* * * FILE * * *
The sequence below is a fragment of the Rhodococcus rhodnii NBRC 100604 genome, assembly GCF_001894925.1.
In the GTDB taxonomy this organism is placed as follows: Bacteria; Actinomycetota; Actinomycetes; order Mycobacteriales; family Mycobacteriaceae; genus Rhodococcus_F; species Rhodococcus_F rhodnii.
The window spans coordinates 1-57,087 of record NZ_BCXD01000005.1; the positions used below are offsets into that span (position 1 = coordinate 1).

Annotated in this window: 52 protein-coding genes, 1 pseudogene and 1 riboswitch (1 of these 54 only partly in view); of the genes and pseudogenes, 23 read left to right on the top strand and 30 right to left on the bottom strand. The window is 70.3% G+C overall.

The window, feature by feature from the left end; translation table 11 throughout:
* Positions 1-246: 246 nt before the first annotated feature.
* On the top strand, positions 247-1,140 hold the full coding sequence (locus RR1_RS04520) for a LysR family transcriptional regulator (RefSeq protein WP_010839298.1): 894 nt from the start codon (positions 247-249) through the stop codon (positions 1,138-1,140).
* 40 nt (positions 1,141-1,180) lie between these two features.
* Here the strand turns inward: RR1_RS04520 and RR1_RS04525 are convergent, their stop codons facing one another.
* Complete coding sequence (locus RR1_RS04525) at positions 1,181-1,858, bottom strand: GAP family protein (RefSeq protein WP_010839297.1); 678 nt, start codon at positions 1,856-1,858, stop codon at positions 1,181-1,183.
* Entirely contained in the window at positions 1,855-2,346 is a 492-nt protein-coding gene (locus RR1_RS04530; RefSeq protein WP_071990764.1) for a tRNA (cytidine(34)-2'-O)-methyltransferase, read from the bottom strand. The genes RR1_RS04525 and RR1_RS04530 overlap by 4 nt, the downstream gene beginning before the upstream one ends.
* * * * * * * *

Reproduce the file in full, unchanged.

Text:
The sequence below is a fragment of the Rhodococcus rhodnii NBRC 100604 genome, assembly GCF_001894925.1.
In the GTDB taxonomy this organism is placed as follows: Bacteria; Actinomycetota; Actinomycetes; order Mycobacteriales; family Mycobacteriaceae; genus Rhodococcus_F; species Rhodococcus_F rhodnii.
The window spans coordinates 1-57,087 of record NZ_BCXD01000005.1; the positions used below are offsets into that span (position 1 = coordinate 1).

Annotated in this window: 52 protein-coding genes, 1 pseudogene and 1 riboswitch (1 of these 54 only partly in view); of the genes and pseudogenes, 23 read left to right on the top strand and 30 right to left on the bottom strand. The window is 70.3% G+C overall.

The window, feature by feature from the left end; translation table 11 throughout:
* Positions 1-246: 246 nt before the first annotated feature.
* On the top strand, positions 247-1,140 hold the full coding sequence (locus RR1_RS04520) for a LysR family transcriptional regulator (RefSeq protein WP_010839298.1): 894 nt from the start codon (positions 247-249) through the stop codon (positions 1,138-1,140).
* 40 nt (positions 1,141-1,180) lie between these two features.
* Here the strand turns inward: RR1_RS04520 and RR1_RS04525 are convergent, their stop codons facing one another.
* Complete coding sequence (locus RR1_RS04525) at positions 1,181-1,858, bottom strand: GAP family protein (RefSeq protein WP_010839297.1); 678 nt, start codon at positions 1,856-1,858, stop codon at positions 1,181-1,183.
* Entirely contained in the window at positions 1,855-2,346 is a 492-nt protein-coding gene (locus RR1_RS04530; RefSeq protein WP_071990764.1) for a tRNA (cytidine(34)-2'-O)-methyltransferase, read from the bottom strand. The genes RR1_RS04525 and RR1_RS04530 overlap by 4 nt, the downstream gene beginning before the upstream one ends.